I’d made a number of tone decoder projects with the unique NE567 PLL tone decoder chip in 1990s, and most were published in Elektor Electronics (UK), Silicon Chip (AU) and Electronics For You (IN) magazines. Recently I found a batch of the nostalgic NE567 chips in a webshop and bought a couple of them for my new experiments. Described here is another tiny tone decoder module circuit good for a vast range of phase locked loop/tone decoder experiments.
The NE567 is a general purpose tone decoder designed to provide a saturated transistor switch to ground when an input signal is present within the pass-band. The circuit consists of an I and Q detector driven by a voltage controlled oscillator which determines the center frequency of the decoder. External components are used to independently set center frequency, bandwidth and output delay. The center frequency adjustable from 0.01 Hz to 500 kHz.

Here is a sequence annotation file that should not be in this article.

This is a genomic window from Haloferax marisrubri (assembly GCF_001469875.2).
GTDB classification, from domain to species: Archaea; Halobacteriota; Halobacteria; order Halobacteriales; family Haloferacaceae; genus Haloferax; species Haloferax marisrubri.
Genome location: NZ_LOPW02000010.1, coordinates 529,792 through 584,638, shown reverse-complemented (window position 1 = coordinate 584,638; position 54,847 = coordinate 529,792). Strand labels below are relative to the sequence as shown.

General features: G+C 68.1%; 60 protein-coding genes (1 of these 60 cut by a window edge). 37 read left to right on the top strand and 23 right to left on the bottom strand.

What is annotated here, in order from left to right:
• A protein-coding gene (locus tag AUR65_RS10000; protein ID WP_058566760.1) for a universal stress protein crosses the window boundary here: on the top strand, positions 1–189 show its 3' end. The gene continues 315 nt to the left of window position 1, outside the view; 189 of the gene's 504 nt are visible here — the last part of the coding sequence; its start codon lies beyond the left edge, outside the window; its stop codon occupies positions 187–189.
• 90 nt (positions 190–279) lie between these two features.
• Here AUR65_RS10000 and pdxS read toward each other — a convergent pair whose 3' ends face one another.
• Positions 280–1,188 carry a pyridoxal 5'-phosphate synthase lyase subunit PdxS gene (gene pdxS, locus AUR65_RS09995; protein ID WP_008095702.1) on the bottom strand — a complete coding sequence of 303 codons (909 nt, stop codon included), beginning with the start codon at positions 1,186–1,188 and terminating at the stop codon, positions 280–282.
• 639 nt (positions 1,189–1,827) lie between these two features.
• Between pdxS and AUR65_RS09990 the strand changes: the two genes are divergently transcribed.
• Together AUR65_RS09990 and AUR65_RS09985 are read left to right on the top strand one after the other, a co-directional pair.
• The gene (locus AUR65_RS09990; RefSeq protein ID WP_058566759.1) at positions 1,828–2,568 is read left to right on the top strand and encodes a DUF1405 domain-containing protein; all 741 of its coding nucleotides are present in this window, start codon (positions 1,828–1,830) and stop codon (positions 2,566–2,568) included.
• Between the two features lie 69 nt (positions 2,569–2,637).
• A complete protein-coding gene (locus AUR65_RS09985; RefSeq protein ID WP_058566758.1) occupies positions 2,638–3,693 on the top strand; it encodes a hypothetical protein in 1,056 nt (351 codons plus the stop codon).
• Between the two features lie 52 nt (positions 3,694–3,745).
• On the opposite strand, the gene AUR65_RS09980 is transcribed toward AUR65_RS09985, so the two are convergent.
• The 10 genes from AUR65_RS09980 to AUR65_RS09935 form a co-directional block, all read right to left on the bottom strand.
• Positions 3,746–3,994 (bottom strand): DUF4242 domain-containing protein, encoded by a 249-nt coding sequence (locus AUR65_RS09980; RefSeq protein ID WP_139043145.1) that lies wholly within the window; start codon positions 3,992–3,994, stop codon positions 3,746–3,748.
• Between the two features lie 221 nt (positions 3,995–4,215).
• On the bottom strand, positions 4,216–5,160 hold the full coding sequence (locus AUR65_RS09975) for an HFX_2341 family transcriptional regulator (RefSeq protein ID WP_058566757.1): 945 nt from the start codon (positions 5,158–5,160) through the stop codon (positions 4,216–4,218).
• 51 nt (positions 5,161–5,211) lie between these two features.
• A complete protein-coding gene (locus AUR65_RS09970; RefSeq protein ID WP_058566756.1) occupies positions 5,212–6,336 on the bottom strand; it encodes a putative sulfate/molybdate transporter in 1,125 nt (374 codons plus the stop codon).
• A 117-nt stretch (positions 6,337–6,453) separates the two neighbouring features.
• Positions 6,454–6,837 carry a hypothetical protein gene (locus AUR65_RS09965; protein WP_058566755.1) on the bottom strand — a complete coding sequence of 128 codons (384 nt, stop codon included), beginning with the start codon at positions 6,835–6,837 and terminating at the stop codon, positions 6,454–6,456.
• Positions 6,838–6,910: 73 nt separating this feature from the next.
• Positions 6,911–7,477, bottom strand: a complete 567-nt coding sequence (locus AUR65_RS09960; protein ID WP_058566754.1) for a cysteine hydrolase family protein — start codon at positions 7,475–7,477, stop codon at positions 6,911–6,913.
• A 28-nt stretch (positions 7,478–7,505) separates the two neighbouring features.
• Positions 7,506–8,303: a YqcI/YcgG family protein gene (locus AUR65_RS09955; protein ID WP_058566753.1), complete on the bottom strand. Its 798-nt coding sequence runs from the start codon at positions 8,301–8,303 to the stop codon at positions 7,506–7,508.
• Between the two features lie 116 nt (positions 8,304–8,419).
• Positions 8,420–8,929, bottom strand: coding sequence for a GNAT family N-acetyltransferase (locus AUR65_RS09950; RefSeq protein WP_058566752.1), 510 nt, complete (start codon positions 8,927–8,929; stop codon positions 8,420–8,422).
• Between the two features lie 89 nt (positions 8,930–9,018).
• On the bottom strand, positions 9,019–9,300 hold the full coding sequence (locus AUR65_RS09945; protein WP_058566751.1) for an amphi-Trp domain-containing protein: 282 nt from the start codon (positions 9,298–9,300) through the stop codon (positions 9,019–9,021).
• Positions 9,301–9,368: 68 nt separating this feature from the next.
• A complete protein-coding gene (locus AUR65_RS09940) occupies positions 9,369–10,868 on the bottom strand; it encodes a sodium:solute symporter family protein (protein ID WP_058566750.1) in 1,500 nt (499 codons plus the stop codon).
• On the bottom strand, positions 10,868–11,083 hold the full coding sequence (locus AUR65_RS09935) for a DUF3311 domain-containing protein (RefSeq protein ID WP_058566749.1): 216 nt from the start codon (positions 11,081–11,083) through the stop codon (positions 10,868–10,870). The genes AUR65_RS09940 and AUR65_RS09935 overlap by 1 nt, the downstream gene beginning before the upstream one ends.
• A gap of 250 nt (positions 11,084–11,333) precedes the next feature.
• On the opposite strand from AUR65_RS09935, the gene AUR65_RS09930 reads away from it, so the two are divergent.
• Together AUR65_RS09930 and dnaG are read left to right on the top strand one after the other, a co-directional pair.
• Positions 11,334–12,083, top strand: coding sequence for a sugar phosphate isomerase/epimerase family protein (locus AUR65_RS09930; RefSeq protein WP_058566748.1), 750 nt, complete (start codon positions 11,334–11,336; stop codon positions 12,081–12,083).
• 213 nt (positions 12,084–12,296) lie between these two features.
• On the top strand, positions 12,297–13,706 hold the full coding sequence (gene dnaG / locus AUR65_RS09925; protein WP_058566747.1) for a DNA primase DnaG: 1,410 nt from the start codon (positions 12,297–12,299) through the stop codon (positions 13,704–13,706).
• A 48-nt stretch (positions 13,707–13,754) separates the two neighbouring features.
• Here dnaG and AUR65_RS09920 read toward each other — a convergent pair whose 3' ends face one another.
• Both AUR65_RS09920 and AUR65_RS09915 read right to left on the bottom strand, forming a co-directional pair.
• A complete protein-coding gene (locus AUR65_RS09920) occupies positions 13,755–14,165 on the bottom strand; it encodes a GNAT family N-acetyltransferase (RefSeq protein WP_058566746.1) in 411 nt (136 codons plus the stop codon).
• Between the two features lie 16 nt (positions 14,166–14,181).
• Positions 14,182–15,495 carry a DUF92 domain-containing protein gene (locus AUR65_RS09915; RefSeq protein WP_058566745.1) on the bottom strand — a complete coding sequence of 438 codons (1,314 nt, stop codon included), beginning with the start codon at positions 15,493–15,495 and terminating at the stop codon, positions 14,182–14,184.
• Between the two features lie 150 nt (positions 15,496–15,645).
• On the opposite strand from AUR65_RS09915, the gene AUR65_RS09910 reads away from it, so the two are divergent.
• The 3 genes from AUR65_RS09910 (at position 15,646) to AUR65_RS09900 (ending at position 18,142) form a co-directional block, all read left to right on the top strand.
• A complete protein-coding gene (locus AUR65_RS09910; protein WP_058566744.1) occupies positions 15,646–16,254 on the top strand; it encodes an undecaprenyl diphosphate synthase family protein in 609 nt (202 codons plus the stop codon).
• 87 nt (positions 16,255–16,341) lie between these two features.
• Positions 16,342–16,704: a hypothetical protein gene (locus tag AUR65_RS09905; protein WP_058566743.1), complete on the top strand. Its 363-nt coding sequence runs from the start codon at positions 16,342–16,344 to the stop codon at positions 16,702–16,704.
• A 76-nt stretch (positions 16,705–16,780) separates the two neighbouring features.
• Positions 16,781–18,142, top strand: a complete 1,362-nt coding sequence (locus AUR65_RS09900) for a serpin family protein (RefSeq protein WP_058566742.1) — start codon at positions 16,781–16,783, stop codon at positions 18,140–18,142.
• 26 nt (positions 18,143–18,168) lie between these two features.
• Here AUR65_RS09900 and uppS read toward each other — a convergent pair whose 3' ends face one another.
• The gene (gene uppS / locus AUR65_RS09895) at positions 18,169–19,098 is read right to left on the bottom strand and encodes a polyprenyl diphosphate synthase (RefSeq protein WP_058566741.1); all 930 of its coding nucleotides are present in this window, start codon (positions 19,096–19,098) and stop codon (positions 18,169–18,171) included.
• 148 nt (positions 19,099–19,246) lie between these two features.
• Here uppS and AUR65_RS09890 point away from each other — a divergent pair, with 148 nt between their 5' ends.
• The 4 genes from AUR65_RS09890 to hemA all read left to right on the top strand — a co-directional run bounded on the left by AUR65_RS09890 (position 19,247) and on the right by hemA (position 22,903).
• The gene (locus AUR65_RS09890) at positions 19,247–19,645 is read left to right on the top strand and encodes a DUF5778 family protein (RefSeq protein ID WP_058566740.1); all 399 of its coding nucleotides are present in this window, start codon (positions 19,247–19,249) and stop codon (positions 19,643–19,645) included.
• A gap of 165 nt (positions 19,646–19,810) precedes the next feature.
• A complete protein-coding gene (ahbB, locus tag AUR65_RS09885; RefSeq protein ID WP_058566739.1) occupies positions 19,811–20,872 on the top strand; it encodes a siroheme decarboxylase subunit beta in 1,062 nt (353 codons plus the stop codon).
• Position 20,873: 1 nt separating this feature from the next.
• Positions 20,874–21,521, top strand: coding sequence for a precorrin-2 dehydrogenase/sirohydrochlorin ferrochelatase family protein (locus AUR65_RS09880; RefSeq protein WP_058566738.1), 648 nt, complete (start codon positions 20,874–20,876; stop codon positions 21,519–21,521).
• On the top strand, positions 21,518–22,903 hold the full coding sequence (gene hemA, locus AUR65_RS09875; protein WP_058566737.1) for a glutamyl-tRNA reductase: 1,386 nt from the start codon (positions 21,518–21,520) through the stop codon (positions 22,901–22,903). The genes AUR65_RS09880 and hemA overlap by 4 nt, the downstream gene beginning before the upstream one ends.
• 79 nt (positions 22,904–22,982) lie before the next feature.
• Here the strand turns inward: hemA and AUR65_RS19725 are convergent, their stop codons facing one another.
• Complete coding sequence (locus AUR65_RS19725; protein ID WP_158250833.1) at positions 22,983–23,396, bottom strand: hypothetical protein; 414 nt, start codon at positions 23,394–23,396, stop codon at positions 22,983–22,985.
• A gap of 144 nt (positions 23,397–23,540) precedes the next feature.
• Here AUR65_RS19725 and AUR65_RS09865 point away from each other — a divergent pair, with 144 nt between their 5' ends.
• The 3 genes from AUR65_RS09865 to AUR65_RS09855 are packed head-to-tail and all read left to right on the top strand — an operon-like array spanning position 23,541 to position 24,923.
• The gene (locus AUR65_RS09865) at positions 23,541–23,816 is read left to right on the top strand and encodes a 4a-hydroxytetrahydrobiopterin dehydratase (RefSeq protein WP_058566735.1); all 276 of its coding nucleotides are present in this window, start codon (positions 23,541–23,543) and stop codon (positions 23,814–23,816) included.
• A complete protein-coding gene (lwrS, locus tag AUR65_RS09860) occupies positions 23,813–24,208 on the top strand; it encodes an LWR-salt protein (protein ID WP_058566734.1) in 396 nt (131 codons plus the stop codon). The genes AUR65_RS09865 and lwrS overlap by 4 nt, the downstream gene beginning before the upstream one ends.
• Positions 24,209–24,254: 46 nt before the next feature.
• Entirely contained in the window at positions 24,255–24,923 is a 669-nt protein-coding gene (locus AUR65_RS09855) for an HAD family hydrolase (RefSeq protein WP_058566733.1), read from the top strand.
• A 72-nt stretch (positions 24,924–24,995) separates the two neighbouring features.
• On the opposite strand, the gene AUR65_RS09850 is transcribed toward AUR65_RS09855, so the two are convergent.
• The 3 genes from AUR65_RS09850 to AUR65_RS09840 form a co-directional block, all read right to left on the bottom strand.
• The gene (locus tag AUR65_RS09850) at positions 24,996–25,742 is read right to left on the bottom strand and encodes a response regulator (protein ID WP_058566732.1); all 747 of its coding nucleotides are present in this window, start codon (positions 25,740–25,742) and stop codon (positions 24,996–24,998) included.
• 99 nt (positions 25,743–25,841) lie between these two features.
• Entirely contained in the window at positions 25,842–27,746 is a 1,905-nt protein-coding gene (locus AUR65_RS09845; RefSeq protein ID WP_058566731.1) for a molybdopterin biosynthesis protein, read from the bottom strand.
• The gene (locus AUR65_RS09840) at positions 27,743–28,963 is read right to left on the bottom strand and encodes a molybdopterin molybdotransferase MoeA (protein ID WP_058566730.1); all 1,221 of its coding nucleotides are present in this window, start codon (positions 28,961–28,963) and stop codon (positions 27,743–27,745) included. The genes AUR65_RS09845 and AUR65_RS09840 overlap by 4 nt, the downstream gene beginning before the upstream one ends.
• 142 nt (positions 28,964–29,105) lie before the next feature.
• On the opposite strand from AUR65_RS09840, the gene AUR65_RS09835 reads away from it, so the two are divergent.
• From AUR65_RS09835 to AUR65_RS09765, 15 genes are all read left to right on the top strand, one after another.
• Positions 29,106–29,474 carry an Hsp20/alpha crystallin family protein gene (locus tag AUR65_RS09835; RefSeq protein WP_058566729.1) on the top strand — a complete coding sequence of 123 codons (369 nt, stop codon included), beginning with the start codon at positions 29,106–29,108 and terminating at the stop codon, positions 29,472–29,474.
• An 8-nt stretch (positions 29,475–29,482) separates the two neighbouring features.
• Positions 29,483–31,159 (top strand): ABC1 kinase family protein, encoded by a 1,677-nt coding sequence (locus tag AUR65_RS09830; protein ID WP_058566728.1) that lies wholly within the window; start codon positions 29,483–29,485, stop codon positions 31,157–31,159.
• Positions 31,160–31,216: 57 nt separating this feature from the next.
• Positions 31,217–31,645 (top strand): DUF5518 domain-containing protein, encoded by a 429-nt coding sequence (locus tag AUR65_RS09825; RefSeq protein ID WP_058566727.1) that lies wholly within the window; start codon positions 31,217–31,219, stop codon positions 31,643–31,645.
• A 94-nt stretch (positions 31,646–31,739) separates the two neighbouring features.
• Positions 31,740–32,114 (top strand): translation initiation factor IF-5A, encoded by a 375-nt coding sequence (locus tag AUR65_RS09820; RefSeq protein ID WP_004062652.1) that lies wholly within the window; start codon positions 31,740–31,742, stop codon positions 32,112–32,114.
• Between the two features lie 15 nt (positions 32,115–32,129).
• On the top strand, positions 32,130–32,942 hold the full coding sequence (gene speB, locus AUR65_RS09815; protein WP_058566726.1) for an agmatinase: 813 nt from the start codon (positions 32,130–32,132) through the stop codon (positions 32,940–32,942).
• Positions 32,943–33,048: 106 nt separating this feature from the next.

As indicated in the circuit diagram, circuit of the microcontroller-compatible tone decoder module works on 5V dc supply, and is optimized to detect 1KHz tone by default. The centre frequency is determined by the values of components P1 (11K-at mechanical mid position) and C4 (100n). The red LED (LED1) in the module is the ‘tone locked’ indicator.
Prototype was successfully tested with the help of a 555-based square wave generator tuned to 1KHz (50% duty cycle). Here‟s the casual snap of the test setup:
Formula for calculating the centre frequency of NE567 chip in our circuit is “1/1.1 x P1xC4”. Therefore, here it’s 1/1.1x11Kx100n = 1KHz!
Shown next is the overview of the first PCB artwork (not scaled) just for quick reference. Interested readers will get the verified Gerber of the proposed pcb artwork by email from author if requested through a proper channel!
That’s for all now… Happy Tone Decoding!